Hi and Welcome to my blog about Cinematography! My name’s Graham Futerfas and I’ve been in the film industry for over 20 years now. I often get asked for advice by new filmmakers or people interested in becoming Cinematographers, and I figured some people might find this blog useful. I also like to share solutions I’ve found to some of the many challenges we face every day on the job.
I’d like to start by defining what I do as a Cinematographer, also known as a Director of Photography or DP or DoP. You’ll see me use those terms interchangeably, and they refer to the same job.
I had a young photographer meet with me recently and he said he was interested in becoming a Cinematographer. After talking with him for a bit, we figured out that the things he likes about Photography are actually more in line with becoming a Director than a DP. I don’t work with the actors to get a certain performance, and I don’t write the scripts.
As a DP, I officially work for the Director. I also work for the Producer. I’m responsible for the ‘look’ of the picture, the camera compositions and movement, the lighting, and the general photography of the movie. There are three aspects of my job that I constantly have to juggle: Creative, Technical, and Management.
On the Creative side, I work with the Director to create a look and feel for a movie. Should it be dark and moody, or bright and cheerful, or sullen and drab? Do we want lots of flowing camera movement or static shots, or handheld camera? I often pull visual references to photography or other movies or videos to help establish a common creative ‘language’ with the director. The Director also will send me references to things he or she likes. At the same time, Directors will often hire me for the ‘Look’ that I tend to favor and specialize in. I have a certain taste for things I like and dislike in cinematography, and that creates a set of parameters that I tend to work within.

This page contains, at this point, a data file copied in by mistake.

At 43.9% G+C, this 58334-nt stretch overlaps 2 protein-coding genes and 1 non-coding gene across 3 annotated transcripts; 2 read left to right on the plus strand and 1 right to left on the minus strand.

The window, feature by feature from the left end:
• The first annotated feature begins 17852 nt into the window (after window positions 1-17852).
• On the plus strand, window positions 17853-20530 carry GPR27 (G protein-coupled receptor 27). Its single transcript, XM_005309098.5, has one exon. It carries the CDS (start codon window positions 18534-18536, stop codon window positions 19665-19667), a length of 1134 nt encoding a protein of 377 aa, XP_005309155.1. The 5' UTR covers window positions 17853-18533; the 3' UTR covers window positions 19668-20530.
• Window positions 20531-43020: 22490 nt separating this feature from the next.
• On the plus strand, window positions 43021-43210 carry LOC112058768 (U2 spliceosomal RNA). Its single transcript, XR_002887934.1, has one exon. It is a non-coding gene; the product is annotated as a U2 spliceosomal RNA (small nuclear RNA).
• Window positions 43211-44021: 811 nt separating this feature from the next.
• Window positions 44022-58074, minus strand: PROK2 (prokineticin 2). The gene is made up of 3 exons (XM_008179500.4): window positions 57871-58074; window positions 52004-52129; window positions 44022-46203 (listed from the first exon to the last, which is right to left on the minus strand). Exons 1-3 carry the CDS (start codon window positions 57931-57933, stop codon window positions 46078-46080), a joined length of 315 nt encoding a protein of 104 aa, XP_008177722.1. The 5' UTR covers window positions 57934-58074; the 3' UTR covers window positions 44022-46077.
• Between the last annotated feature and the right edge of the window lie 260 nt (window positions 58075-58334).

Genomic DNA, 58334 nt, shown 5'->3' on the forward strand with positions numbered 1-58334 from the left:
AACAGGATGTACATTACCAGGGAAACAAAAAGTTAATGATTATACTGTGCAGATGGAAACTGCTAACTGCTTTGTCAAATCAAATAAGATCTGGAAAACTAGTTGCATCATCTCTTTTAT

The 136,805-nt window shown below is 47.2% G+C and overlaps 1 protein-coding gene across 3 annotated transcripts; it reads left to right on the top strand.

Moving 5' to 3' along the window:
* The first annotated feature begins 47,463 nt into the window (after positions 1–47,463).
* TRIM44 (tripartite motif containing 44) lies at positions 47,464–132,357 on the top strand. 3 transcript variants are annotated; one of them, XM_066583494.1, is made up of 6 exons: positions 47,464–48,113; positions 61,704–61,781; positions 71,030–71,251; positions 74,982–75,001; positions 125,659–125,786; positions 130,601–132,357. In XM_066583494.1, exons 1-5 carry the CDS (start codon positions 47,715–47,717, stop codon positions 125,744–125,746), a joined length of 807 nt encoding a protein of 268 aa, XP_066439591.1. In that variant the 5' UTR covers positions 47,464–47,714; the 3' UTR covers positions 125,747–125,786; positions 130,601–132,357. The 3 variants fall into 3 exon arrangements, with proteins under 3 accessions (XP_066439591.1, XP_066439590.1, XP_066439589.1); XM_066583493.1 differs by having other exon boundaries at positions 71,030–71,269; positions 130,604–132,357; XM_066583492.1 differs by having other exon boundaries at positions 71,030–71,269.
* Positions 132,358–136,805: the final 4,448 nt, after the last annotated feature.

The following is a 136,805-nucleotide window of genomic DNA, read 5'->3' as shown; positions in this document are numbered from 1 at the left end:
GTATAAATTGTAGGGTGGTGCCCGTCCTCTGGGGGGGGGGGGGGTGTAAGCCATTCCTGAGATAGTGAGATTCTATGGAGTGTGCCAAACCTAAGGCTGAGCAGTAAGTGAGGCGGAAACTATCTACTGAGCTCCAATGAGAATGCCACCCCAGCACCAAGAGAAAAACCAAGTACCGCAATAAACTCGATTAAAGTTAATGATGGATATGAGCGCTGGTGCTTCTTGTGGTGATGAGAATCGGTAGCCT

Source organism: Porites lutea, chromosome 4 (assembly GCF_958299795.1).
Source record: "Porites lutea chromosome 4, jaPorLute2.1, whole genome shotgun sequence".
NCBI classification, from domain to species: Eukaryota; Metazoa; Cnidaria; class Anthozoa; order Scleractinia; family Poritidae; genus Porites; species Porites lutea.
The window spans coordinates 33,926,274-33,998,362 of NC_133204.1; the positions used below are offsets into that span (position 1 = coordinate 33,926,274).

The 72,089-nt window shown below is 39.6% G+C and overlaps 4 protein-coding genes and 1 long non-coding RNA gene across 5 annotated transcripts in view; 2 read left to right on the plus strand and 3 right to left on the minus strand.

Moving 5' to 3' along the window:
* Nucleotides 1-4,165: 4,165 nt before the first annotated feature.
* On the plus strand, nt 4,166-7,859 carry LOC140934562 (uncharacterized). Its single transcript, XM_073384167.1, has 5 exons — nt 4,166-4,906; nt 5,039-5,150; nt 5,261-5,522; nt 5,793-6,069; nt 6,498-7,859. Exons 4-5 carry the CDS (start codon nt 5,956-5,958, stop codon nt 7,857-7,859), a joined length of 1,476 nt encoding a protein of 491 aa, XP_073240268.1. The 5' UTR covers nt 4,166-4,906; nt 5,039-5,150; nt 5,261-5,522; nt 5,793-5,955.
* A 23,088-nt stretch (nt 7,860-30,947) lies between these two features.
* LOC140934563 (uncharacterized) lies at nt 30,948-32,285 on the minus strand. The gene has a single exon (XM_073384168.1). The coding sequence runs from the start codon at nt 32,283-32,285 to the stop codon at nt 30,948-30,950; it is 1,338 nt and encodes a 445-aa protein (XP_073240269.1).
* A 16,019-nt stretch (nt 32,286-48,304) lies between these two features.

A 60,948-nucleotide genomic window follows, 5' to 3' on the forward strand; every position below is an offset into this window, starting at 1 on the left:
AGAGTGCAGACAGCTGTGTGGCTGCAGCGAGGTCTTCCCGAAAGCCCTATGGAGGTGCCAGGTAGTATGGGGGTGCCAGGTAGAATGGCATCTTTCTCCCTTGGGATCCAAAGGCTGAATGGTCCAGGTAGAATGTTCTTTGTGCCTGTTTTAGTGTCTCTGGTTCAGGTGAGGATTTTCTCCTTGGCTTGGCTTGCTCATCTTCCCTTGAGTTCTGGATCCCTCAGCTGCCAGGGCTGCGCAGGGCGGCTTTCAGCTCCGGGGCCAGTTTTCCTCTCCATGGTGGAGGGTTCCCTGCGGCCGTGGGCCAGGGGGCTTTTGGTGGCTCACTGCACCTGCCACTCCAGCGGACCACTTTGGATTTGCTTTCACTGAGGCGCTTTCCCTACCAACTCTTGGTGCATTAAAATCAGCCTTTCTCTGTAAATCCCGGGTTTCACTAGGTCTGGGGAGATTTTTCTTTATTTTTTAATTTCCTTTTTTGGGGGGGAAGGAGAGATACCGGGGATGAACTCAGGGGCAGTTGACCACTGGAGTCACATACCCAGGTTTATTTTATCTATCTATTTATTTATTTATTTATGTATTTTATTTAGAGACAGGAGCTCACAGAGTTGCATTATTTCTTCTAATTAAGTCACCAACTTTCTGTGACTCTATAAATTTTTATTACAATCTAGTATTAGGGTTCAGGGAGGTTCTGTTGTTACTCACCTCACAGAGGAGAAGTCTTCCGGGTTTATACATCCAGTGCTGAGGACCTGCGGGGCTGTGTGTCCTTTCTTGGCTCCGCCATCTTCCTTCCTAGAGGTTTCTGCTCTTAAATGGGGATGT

My job is also that of a Technician, or Craftsman, if you will. This is because I have to employ techniques and equipment to accomplish the production’s Creative goals. I use cameras, dollies, cranes, lights, grip equipment, generators, aerial lifts, and trucks full of gear to craft these images. I’m the official head of the Camera Department, but I also direct the lighting so the Gaffer and Key Grip, heads of the lighting and Grip Departments, report to me and I’m usually the one who hires them.
This leads me to my role as a Manager. I have a lot of crew that expect me to lead them, including the Camera Assistants, Operators, Grips and Electricians. I also have to look out for them and make sure the job is doable, safely, with the manpower and equipment we have. I often mediate between the Crew and the Producers. At the same time, I have a responsibility to the Producers to execute the production on time and on budget. I have to work within the limitations of tight schedules and even tighter money and create quality work.
This is why a Director and Producer want an experienced and talented Cinematographer on their production. It’s a complicated job and takes a while to master.
I think I have the best job in the world. I go from project to project, and there’s always something new to shoot or a new technique to try. I’m constantly overcoming unique challenges, both on set and in pre-production. It has its ups and downs, but being a Cinematographer is a pretty cool gig.